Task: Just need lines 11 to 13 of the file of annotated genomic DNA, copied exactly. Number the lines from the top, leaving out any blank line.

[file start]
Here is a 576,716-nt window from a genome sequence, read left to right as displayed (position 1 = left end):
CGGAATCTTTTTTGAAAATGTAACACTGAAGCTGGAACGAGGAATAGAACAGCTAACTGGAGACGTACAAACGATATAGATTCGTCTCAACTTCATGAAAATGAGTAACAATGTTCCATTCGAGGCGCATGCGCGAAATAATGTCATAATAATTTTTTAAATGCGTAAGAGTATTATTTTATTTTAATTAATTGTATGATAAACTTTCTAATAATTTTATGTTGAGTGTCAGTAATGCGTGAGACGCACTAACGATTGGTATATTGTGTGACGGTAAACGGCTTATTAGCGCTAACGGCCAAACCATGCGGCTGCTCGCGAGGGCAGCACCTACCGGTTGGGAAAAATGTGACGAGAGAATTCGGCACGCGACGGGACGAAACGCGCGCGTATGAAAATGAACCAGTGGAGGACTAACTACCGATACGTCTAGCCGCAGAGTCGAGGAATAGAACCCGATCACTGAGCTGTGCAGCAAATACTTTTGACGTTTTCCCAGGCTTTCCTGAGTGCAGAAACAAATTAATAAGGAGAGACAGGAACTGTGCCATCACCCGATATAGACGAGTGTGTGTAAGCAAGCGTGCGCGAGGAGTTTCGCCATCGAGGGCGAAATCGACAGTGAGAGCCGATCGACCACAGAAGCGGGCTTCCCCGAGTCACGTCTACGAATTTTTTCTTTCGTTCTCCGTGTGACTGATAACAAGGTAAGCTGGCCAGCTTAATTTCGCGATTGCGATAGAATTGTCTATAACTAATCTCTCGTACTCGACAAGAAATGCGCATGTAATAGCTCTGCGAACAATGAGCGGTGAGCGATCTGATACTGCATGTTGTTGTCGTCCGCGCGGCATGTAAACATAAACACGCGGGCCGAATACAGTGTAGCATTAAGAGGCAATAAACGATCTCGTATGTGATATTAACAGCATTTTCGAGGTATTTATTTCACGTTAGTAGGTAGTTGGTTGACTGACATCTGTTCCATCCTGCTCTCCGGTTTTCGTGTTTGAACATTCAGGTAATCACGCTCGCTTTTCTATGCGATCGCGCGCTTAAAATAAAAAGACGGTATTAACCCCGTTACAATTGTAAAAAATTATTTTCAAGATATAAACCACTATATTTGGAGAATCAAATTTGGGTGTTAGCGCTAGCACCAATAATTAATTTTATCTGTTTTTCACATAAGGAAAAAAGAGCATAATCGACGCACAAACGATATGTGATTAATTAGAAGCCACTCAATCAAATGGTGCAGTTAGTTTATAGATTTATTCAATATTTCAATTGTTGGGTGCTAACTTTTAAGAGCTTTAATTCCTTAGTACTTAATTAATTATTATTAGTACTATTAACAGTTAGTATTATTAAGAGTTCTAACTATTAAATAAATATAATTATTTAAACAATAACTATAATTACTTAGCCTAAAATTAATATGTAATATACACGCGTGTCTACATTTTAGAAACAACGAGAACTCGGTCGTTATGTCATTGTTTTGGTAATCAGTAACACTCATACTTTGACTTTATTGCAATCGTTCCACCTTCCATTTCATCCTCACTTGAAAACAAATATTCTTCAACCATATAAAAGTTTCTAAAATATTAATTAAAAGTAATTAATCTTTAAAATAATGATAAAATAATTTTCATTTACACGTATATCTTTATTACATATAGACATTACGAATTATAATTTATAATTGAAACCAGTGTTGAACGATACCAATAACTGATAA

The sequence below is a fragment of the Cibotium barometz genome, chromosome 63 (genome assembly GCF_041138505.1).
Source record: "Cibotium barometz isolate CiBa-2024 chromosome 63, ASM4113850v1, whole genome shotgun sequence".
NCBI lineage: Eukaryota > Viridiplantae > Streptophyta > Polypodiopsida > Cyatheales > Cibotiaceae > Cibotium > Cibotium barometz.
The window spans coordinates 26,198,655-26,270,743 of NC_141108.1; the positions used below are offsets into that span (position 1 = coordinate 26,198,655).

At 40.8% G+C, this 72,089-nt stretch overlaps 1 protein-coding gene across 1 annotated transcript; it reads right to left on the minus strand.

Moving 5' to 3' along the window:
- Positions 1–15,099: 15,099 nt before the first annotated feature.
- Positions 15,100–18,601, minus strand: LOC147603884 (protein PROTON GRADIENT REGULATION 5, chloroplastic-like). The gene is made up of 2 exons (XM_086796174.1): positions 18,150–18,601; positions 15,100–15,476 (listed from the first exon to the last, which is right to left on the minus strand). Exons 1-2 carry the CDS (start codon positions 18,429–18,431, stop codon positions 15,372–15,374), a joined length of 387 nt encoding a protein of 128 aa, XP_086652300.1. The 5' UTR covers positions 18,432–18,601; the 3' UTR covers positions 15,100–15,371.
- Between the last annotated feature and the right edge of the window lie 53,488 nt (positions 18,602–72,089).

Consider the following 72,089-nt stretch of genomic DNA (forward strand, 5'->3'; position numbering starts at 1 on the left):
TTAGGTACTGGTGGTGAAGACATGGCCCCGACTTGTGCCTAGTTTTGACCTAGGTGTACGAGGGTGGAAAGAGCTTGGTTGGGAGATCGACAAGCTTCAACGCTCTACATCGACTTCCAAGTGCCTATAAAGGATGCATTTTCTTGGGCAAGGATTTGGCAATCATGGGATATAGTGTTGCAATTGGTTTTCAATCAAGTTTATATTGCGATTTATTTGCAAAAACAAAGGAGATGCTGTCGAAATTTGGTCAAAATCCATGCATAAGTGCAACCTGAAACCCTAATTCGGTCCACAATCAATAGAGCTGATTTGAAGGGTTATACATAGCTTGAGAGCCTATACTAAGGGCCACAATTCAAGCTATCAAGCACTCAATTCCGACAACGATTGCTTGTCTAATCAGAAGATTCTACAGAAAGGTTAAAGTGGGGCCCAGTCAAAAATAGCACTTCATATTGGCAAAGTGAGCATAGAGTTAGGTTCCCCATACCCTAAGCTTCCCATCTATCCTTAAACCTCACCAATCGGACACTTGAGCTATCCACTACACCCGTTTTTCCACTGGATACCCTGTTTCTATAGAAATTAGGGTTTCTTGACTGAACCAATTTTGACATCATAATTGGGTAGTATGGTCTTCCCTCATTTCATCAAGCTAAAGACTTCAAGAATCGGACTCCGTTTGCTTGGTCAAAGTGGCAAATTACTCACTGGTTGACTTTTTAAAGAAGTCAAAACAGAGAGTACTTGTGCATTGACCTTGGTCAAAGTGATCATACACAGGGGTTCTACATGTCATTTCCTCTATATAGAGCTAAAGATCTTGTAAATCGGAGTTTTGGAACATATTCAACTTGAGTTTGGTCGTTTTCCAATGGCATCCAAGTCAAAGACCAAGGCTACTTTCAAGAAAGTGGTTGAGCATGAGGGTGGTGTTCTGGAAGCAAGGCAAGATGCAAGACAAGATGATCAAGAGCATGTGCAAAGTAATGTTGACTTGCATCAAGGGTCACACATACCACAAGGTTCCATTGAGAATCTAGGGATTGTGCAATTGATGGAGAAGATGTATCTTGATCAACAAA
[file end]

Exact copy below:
- Between the last annotated feature and the right edge of the window lie 53,488 nt (positions 18,602–72,089).

Consider the following 72,089-nt stretch of genomic DNA (forward strand, 5'->3'; position numbering starts at 1 on the left):
TTAGGTACTGGTGGTGAAGACATGGCCCCGACTTGTGCCTAGTTTTGACCTAGGTGTACGAGGGTGGAAAGAGCTTGGTTGGGAGATCGACAAGCTTCAACGCTCTACATCGACTTCCAAGTGCCTATAAAGGATGCATTTTCTTGGGCAAGGATTTGGCAATCATGGGATATAGTGTTGCAATTGGTTTTCAATCAAGTTTATATTGCGATTTATTTGCAAAAACAAAGGAGATGCTGTCGAAATTTGGTCAAAATCCATGCATAAGTGCAACCTGAAACCCTAATTCGGTCCACAATCAATAGAGCTGATTTGAAGGGTTATACATAGCTTGAGAGCCTATACTAAGGGCCACAATTCAAGCTATCAAGCACTCAATTCCGACAACGATTGCTTGTCTAATCAGAAGATTCTACAGAAAGGTTAAAGTGGGGCCCAGTCAAAAATAGCACTTCATATTGGCAAAGTGAGCATAGAGTTAGGTTCCCCATACCCTAAGCTTCCCATCTATCCTTAAACCTCACCAATCGGACACTTGAGCTATCCACTACACCCGTTTTTCCACTGGATACCCTGTTTCTATAGAAATTAGGGTTTCTTGACTGAACCAATTTTGACATCATAATTGGGTAGTATGGTCTTCCCTCATTTCATCAAGCTAAAGACTTCAAGAATCGGACTCCGTTTGCTTGGTCAAAGTGGCAAATTACTCACTGGTTGACTTTTTAAAGAAGTCAAAACAGAGAGTACTTGTGCATTGACCTTGGTCAAAGTGATCATACACAGGGGTTCTACATGTCATTTCCTCTATATAGAGCTAAAGATCTTGTAAATCGGAGTTTTGGAACATATTCAACTTGAGTTTGGTCGTTTTCCAATGGCATCCAAGTCAAAGACCAAGGCTACTTTCAAGAAAGTGGTTGAGCATGAGGGTGGTGTTCTGGAAGCAAGGCAAGATGCAAGACAAGATGATCAAGAGCATGTGCAAAGTAATGTTGACTTGCATCAAGGGTCACACATACCACAAGGTTCCATTGAGAATCTAGGGATTGTGCAATTGATGGAGAAGATGTATCTTGATCAACAAA